State departments wary of bullet train losses: RTI reply

The Narendra Modi government’s Mumbai-Ahmedabad bullet train project may turn out to be a loss-making proposition and burden Maharashtra’s already dwindling finances, the latest information obtained by an activist under the Right to Information (RTI) has revealed.

As per the RTI response, a State Transport Department report has highlighted several objections raised by various departments over the economic viability of the Shinkansen train, which could result in losses in the form of wasted Floor Space Index (FSI) and delayed loan repayment in the absence of proper frameworks.

Unutilised FSI

In its assessment, the State Urban Development Department (UDD) said some part of the FSI at the station proposed at Bandra Kurla Complex (BKC) in Mumbai could “remain unutilised because of the height restrictions, leading to revenue losses”. “Hence, a conscious decision must be taken in this regard even as the Railways have said there is no impediment to the construction viability of the financial centre. However, the clauses in this regard must be specifically incorporated so that no objections are raised by the Railways later on,” a note from the UDD reads.

Both Planning and Finance departments have called for a thorough study of bullet train economics in other countries before a decision is taken on its feasibility in India. Additionally, the departments said the Centre must clarify the formula for sharing the loan burden if the project remains loss-making for a long period of time. Since the State is coping with serious loss in income and further burden of loans, the impact of this project on government finances needs to be considered, both departments said.

High chance of losses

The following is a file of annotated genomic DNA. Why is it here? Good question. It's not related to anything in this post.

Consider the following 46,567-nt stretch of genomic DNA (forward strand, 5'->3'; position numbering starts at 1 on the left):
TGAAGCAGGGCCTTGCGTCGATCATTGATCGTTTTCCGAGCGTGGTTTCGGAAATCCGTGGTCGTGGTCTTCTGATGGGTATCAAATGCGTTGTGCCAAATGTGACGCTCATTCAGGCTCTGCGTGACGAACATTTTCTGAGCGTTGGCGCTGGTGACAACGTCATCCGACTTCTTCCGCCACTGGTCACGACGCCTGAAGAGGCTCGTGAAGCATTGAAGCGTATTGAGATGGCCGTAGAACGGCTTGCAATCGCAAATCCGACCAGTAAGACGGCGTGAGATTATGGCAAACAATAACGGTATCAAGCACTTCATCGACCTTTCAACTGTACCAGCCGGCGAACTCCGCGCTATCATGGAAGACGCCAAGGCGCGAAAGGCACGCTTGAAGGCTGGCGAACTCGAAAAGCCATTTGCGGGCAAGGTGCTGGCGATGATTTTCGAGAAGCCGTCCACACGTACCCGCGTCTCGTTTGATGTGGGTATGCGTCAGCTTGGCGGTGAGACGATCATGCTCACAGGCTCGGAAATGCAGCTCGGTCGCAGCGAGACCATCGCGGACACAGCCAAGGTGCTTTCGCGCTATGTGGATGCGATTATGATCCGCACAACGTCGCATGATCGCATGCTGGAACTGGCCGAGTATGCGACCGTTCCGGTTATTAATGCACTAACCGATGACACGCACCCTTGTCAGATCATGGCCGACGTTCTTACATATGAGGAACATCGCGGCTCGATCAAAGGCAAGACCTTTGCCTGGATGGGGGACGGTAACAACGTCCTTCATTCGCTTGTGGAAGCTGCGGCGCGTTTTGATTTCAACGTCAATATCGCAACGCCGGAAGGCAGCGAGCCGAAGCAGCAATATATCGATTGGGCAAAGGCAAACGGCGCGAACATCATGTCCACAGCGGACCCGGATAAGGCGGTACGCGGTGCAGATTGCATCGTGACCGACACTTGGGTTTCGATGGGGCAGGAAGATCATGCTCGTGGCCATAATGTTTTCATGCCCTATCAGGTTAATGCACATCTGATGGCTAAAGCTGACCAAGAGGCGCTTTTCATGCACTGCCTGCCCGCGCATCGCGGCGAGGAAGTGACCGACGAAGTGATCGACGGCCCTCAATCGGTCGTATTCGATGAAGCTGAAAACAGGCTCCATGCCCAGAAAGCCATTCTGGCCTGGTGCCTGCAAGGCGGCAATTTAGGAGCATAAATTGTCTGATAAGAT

“The estimated annual return of the project is less than the expenditure, hence the chances of losses are high. [We] need clarifications regarding sharing of such losses and expenditure,” the State Finance Department said in its note.

Activist Jeetendra Ghadge, who had filed the RTI application with the State Home Department, said it was “shocking” that the government had cleared a project which has no practical benefit for the State and would add financial stress. “The State government has clearly rushed into approving the project under pressure from the Central government, without even looking at its feasibility or the interests of its own State,” he said.

Moreover, the documents show that the ministerial committee headed by Chief Minister Devendra Fadnavis has not met to discuss the project since being incorporated in February 2017. The committee was tasked with carrying out an in-depth study of the Japan International Cooperation Agency report and the project’s feasibility. “The Home Department, in the RTI response, has said there has been no meeting conducted by the subcommittee till now,” Mr. Ghadge said.

The Transport Department’s report was prepared on January 3, 2017, and presented to the State Cabinet soon after. It sought r clarity on the responsibilities of the State and Centre regarding expenditure on land acquisition and rehabilitation, and competitive tender process for reducing the expenditure. The report further demanded clarity on the number of passengers going from Maharashtra to Gujarat for business/jobs to ascertain the benefit of the project.

Liability of State

The Finance Department had also forewarned that the Central government should bear the burden of the loan to the special purpose vehicle (SPV), without the State government bearing any guarantee towards the SPV. How the loan will be availed is yet to finalised. “[This was an issue] faced by the Pune Metro, when the World Bank refused loan to the SPV, even though the Centre and State had 50:50 equity. These aspects need to be borne in mind. In essence, the loan must be taken by either the Central government or SPV without any guaranty by the State,” it said.

The train, with a capacity of 750 passengers, will travel at speeds between 320 km/hr and 350km/hr and is expected to reduce travel time between Ahmedabad and Mumbai to three-and-a-half hours or less from the present eight. The project is expected to be completed in seven years.

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Printable version | Sep 25, 2021 6:31:03 PM |

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